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No one to dance with: Adjusting to life as a widow

At certain times, the loss of a spouse is palpable

 

QUESTION

Hi Irene,

I am a 60-year-old widow; my husband passed away in 2006. After that I lived with my daughter and her family until she decided that it was time for me to make my own life again. So I returned to Scotland to be close to my other daughter and my grandchild.

 

I have my own flat here, have found a part-time job, and have a lapdog that I love. My son and his partner are getting married in three months. Her family lives in South Africa so they’re getting married there. They’ve paid my airfare so I can be at the wedding but because it’s so expensive, no one else from my family can attend and I’ll be there alone.

 

I am so afraid because I’ll know no one except my son and his partner. I’ve never heard of a wedding where only the mother of the groom represents her family and this is truly stressing me out.

 

I feel so alone most times now. I really would love to make friends but am finding it impossible. Everyone already has friends and family—and has no need to be friendly with me. I enjoy my work but I can’t even afford to go to the movies. My children don’t even phone me every week because they’re too busy with their own families and friends. I miss my husband so much and never once thought I would be alone at this time in my life. I need advice please.

Signed,
Robin

 

ANSWER

Dear Robin,

No one can ever be prepared for loss as tragic as losing a spouse. It is sudden and unexpected, altering the life you once knew. I’m so sorry for your loss. It’s great that you’ve settled in your own apartment and have a part-time job—and that you understand your family needs to lead their own lives, too.

 

About the wedding: Yes, it would be much nicer if you were able to be with your husband as you watch your son get married. But I’m sure you feel grateful that your son and daughter-to-be want you there with them, and have found a way to pay the expense. As mother of the groom, you have a special role in this wedding and shouldn’t worry about feeling out of place. People will want to meet you and it will be your opportunity to meet the bride’s family and friends. Try to focus on enjoying the wedding and the trip, both of which will be over before you know it but will leave you with new memories.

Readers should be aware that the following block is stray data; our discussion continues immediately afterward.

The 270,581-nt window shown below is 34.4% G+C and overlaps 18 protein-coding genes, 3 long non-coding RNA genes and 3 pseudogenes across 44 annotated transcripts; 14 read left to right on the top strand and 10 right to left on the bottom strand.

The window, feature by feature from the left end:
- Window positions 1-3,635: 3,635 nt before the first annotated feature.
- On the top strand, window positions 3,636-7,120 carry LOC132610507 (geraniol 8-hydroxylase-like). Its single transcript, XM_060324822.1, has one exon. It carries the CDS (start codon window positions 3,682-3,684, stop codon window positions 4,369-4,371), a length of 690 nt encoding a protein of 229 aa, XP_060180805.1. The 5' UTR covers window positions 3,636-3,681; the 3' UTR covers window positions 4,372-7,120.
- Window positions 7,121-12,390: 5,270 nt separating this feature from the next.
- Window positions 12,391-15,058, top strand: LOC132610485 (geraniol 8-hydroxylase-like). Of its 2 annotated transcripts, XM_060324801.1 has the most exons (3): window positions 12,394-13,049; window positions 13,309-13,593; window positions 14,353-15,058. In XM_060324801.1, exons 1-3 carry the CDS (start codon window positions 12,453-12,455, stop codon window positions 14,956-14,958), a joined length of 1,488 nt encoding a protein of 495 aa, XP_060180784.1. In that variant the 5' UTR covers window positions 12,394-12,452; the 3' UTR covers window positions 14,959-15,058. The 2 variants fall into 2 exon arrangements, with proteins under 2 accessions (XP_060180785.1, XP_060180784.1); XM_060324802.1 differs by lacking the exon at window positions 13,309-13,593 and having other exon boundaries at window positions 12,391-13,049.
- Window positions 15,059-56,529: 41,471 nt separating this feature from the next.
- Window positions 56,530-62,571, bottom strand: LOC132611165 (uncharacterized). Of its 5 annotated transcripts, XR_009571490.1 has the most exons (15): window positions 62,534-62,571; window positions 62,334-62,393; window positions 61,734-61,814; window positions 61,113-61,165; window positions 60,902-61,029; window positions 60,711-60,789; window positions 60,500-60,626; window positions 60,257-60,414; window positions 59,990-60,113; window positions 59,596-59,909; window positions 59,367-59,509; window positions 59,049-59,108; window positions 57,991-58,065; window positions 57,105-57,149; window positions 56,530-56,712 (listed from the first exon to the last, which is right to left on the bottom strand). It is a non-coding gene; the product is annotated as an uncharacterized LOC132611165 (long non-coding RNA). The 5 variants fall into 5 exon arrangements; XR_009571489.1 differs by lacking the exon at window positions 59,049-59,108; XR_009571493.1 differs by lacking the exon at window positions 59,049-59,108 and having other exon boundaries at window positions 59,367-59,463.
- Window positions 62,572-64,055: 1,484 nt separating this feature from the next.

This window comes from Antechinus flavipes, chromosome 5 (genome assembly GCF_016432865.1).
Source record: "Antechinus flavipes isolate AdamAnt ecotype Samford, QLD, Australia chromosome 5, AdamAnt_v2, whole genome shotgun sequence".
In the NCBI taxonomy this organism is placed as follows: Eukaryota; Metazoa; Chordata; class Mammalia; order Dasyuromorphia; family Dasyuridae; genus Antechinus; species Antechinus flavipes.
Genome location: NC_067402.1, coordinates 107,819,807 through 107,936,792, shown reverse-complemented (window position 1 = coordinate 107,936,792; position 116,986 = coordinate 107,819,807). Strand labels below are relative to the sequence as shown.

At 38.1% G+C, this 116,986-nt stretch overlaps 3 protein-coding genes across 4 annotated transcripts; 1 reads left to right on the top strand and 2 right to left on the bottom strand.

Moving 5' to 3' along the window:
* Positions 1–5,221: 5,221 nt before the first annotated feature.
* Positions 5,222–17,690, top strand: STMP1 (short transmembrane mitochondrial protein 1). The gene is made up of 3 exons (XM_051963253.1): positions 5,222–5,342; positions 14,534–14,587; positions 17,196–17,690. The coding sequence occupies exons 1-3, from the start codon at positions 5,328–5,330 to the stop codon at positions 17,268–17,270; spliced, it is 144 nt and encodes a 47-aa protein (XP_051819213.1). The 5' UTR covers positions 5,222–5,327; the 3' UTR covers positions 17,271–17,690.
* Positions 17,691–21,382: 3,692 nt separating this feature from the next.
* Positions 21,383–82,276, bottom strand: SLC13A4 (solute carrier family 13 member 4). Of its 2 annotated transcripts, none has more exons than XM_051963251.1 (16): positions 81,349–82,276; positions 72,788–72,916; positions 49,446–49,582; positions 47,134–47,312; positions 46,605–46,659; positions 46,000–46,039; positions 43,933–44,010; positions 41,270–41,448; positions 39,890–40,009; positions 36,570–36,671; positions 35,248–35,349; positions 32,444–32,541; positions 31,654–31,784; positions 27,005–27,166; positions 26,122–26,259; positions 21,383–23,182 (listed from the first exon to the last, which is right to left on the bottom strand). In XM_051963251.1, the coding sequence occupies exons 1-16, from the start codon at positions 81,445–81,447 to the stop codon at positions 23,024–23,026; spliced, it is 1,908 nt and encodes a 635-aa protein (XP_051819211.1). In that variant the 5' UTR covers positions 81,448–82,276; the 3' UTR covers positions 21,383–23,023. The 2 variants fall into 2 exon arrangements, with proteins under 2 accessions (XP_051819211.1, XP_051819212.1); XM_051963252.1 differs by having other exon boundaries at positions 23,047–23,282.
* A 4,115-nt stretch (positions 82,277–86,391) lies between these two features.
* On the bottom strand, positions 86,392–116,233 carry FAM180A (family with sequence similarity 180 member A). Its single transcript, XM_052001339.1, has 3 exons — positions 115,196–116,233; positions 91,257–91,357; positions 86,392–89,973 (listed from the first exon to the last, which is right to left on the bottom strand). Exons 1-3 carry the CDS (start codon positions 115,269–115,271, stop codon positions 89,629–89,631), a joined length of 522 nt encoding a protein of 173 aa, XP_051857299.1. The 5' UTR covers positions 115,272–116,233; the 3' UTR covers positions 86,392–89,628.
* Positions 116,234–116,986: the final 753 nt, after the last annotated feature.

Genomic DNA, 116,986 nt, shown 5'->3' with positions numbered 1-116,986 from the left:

About your loneliness: It’s understandable that the upcoming festivities and the trip are exacerbating your feelings of being alone. But there are other people—single, married and widowed—who want to meet new friends just as much as you do. When all the excitement (and anxiety) of the wedding is over, make a promise to yourself that you’ll focus on making new friends. Below are several posts that offer ideas on how to go about it (many of them are no-cost or low-cost).

 

Have a good time at the wedding!

My best wishes,
Irene

 

Other posts by The Friendship Doctor about Making New Friends on The Friendship Blog and NBC Universal Life Goes Strong:

 

 

 

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Comments (3)

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  1. Jacqueline says:

    So sorry you lost your husband. It is rare that a couple is so close. Unfortunately, a woman by herself with “couple friends” is usually considered a third wheel. I don’t know where you are located or how old you are, but aren’t there any clubs you could join for women just like you? Do you have any children or family you could talk to? Are you retired? I urge you to find a professional who could help you. You don’t have to sit there and cry alone. Your life is definitely worth something and so are you. Please take care of yourself. I care.

  2. Anonymous says:

    I lost my husband feb 2007, we wera joined at the hip. I went back to the club where my husband and I used to go, it was fine for a while, until my friend told me not to phone her husband, while she was not at home , I did not know my friend was out, I was after all the husbands, I was mental and making up stories, so nobody talks to me I have tried to talk to the chairman but nothing is done about it
    there are not a lot of places to go as a lady alone so the club is my only outing except for shopping or walking the dog. I sit and cry because my life is wort nothing I’m just filling in time till I die

  3. Mickey says:

    Getting accustomed to “singledom” is one of the hardest things you’ll ever do. I know, first hand. Find a group you enjoy through your church, synagogue, hobby, etc. But the very best way is to volunteer. I’ve never met a person I didn’t like while helping others!

    Also, reach out. Don’t wait for them to come to you. At the wedding, introduce yourself. People will definitely want to meet and greet you. And I bet, your new family will welcome you with open arms.

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